Editor's Weekly: No Etch A Sketch moments
Dear Beaconites -
With Missouri's primary behind us, we've reached what should be the Etch A Sketch phase of the campaign cycle. As you'll no doubt recall, an adviser to Mitt Romney chose that memorable metaphor to describe how the candidate might reset his image for voters between the primary and general election campaigns.
Conventional wisdom holds that candidates win primaries by tilting toward the most active wings of their parties; they win general elections by tilting toward the center and fuzzing ideological lines. Yet in Missouri and nationally this week, we've witnessed anything but an Etch A Sketch reset.
Romney's choice of Paul Ryan as his running mate was widely seen as a play to energize his conservative base. Then, as the Beacon's Jo Mannies reported, Missouri's slate of Republican statewide and congressional candidates traveled together to emphasize their philosophical differences with Democrats. Even in Illinois, where the political landscape looks different, candidates for the 12th congressional district drew a sharp contrast with each other in a debate, the Beacon's Jason Rosenbaum noted.
I've long believed that candidates owe voters clarity. By offering clear analyses of what went wrong, politicians help lay the groundwork for finding solutions. By offering clear visions of the future, candidates give voters a choice. And by making that choice, voters deliver a mandate that enables politicians to implement new policy.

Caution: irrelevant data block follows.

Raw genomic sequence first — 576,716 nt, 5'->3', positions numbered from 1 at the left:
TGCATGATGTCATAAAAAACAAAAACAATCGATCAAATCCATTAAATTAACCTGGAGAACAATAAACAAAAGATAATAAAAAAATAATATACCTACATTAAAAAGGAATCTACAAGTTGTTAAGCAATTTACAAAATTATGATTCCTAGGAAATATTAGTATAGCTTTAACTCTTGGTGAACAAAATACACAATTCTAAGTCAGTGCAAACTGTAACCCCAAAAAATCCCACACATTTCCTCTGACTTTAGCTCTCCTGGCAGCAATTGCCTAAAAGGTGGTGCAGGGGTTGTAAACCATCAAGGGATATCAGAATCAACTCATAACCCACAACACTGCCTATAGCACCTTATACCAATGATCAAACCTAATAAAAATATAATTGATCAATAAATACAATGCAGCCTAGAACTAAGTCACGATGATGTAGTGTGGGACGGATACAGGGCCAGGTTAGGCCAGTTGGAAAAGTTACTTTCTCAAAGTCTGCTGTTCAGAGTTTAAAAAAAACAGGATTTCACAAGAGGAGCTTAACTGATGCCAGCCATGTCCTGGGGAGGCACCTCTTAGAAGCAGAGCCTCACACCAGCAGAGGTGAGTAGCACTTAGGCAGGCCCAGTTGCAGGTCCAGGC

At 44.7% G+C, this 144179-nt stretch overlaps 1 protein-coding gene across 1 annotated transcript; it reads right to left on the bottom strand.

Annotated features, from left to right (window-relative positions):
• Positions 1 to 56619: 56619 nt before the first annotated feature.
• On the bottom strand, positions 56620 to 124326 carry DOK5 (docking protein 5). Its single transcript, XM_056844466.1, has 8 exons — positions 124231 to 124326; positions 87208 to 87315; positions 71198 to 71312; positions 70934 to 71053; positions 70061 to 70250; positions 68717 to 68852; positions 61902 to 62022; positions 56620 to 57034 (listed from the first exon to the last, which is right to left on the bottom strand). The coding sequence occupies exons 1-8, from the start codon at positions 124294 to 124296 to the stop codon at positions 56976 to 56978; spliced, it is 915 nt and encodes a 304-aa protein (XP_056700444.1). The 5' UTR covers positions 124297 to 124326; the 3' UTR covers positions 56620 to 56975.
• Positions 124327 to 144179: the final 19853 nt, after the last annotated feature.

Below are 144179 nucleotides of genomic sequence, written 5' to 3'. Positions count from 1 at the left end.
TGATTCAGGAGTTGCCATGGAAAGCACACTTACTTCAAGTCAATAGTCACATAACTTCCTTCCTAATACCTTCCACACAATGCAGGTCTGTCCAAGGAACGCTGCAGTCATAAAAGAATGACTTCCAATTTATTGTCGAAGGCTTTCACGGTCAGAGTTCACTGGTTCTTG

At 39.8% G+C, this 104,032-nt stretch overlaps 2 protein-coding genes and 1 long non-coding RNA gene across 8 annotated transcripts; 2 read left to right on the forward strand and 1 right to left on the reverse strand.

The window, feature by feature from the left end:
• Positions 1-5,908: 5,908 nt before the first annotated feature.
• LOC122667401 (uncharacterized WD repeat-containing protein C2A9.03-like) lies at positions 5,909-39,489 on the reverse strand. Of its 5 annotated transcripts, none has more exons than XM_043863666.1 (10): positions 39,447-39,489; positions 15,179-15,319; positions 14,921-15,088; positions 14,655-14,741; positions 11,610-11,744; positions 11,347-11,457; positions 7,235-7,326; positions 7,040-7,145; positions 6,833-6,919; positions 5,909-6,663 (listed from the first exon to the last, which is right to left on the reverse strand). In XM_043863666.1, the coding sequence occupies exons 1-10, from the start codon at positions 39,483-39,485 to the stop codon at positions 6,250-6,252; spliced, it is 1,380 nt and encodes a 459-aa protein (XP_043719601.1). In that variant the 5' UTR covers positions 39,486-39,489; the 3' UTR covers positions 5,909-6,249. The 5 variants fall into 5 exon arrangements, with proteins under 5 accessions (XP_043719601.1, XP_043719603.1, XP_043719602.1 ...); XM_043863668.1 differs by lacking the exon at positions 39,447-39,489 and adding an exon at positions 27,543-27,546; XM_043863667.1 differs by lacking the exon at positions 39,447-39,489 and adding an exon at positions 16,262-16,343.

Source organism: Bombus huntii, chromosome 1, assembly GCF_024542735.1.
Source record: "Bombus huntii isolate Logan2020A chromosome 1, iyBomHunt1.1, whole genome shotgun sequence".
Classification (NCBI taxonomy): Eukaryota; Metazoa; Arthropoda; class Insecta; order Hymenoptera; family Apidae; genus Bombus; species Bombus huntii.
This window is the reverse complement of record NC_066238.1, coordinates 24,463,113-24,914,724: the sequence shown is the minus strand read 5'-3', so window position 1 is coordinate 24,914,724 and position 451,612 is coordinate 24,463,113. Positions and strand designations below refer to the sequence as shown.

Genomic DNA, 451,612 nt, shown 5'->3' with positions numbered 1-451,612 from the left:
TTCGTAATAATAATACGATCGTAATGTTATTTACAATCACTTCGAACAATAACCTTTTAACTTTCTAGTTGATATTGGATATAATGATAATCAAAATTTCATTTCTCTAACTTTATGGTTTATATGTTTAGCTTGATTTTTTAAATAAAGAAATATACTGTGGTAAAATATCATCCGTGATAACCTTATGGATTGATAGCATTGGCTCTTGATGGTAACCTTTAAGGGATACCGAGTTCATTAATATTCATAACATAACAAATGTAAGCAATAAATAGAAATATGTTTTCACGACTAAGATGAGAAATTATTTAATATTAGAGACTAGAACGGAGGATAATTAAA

Or so I thought. Now that ideological clarity has arrived, I'm beginning to wonder if it's enough. Take a closer look at this week's political developments, and you'll see that politicians sometimes stake out stark ideological contrasts yet still obfuscate the actual impact of the policies that might flow from them.
Consider Medicare, the part of Ryan's controversial budget proposal that Democrats love to hate. A budget would seem to be a concrete expression of priorities, an explicit guide to who might benefit and who might feel pain. Yet the counterpunching over the topic has obscured as much as it has revealed. Both Democrats and Republicans acknowledge that Medicare spending can't proceed unchecked, yet neither side will own up to the need to inflict any pain as costs get trimmed.
Beacon Washington correspondent Rob Koenig provided an enlightening analysis of the debate over Ryan's budget proposal. It's a good example of an important role journalists can play in the debate. More than just reporting what politicians say, we need to report how their statements square with reality. Just as fact checking helps voters sort out competing claims, reality checking helps voters understand the potential impact of various policy proposals in day to day life.
Of course, understanding the proposals is only one way voters determine who to support. Perhaps political tacticians understand more clearly than we do ourselves that voting behavior reflects the complicated and not necessarily consistent twists and turns of human nature. People can embrace the idea of individual responsibility yet welcome the security of Medicare. We can embrace the idea of collective responsibility yet balk at the tax load or red tape involved.
Sometime between now and November, somewhere between ideology and practicality, voters will sort their complicated and conflicting thoughts into decisions. The Beacon will do its part to inform and explain the process.